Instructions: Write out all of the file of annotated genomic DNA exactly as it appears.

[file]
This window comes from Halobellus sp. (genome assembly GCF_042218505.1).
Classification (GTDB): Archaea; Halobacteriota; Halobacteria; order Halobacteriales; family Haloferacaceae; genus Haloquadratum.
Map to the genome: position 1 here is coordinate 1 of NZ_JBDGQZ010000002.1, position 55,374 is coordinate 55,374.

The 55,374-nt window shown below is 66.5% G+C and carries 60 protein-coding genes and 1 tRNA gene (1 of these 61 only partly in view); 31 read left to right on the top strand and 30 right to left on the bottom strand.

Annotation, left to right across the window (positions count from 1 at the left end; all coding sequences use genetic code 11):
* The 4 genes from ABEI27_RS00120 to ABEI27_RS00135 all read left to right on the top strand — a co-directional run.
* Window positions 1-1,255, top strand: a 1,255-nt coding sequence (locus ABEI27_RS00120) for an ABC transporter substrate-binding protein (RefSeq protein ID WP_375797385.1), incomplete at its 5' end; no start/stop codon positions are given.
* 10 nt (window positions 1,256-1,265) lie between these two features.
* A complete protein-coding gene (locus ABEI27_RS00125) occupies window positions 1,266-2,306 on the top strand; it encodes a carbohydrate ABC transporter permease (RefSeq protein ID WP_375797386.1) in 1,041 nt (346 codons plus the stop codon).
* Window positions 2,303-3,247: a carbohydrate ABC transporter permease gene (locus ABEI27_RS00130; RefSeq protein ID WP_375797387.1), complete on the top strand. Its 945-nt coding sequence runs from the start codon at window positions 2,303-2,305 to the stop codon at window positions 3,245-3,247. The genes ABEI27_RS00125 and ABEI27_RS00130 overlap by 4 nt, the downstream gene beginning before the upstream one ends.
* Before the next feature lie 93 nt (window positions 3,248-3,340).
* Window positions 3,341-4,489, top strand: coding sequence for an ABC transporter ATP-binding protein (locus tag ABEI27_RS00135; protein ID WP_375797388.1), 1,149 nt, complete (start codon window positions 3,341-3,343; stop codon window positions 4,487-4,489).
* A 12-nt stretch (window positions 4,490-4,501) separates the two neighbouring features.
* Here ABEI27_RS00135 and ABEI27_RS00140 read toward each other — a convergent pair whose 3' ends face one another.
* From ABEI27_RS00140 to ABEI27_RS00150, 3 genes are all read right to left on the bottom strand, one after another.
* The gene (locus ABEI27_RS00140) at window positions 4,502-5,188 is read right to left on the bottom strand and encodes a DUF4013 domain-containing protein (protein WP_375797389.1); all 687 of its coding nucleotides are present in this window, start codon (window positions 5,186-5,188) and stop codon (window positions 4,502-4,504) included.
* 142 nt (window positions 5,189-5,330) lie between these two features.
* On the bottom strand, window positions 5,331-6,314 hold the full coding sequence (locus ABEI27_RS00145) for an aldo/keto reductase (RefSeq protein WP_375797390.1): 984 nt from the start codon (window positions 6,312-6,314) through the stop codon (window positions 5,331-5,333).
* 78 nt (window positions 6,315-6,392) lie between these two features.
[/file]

This window comes from Halobellus sp. (genome assembly GCF_042218505.1).
Classification (GTDB): Archaea; Halobacteriota; Halobacteria; order Halobacteriales; family Haloferacaceae; genus Haloquadratum.
Map to the genome: position 1 here is coordinate 1 of NZ_JBDGQZ010000002.1, position 55,374 is coordinate 55,374.

The 55,374-nt window shown below is 66.5% G+C and carries 60 protein-coding genes and 1 tRNA gene (1 of these 61 only partly in view); 31 read left to right on the top strand and 30 right to left on the bottom strand.

Annotation, left to right across the window (positions count from 1 at the left end; all coding sequences use genetic code 11):
* The 4 genes from ABEI27_RS00120 to ABEI27_RS00135 all read left to right on the top strand — a co-directional run.
* Window positions 1-1,255, top strand: a 1,255-nt coding sequence (locus ABEI27_RS00120) for an ABC transporter substrate-binding protein (RefSeq protein ID WP_375797385.1), incomplete at its 5' end; no start/stop codon positions are given.
* 10 nt (window positions 1,256-1,265) lie between these two features.
* A complete protein-coding gene (locus ABEI27_RS00125) occupies window positions 1,266-2,306 on the top strand; it encodes a carbohydrate ABC transporter permease (RefSeq protein ID WP_375797386.1) in 1,041 nt (346 codons plus the stop codon).
* Window positions 2,303-3,247: a carbohydrate ABC transporter permease gene (locus ABEI27_RS00130; RefSeq protein ID WP_375797387.1), complete on the top strand. Its 945-nt coding sequence runs from the start codon at window positions 2,303-2,305 to the stop codon at window positions 3,245-3,247. The genes ABEI27_RS00125 and ABEI27_RS00130 overlap by 4 nt, the downstream gene beginning before the upstream one ends.
* Before the next feature lie 93 nt (window positions 3,248-3,340).
* Window positions 3,341-4,489, top strand: coding sequence for an ABC transporter ATP-binding protein (locus tag ABEI27_RS00135; protein ID WP_375797388.1), 1,149 nt, complete (start codon window positions 3,341-3,343; stop codon window positions 4,487-4,489).
* A 12-nt stretch (window positions 4,490-4,501) separates the two neighbouring features.
* Here ABEI27_RS00135 and ABEI27_RS00140 read toward each other — a convergent pair whose 3' ends face one another.
* From ABEI27_RS00140 to ABEI27_RS00150, 3 genes are all read right to left on the bottom strand, one after another.
* The gene (locus ABEI27_RS00140) at window positions 4,502-5,188 is read right to left on the bottom strand and encodes a DUF4013 domain-containing protein (protein WP_375797389.1); all 687 of its coding nucleotides are present in this window, start codon (window positions 5,186-5,188) and stop codon (window positions 4,502-4,504) included.
* 142 nt (window positions 5,189-5,330) lie between these two features.
* On the bottom strand, window positions 5,331-6,314 hold the full coding sequence (locus ABEI27_RS00145) for an aldo/keto reductase (RefSeq protein WP_375797390.1): 984 nt from the start codon (window positions 6,312-6,314) through the stop codon (window positions 5,331-5,333).
* 78 nt (window positions 6,315-6,392) lie between these two features.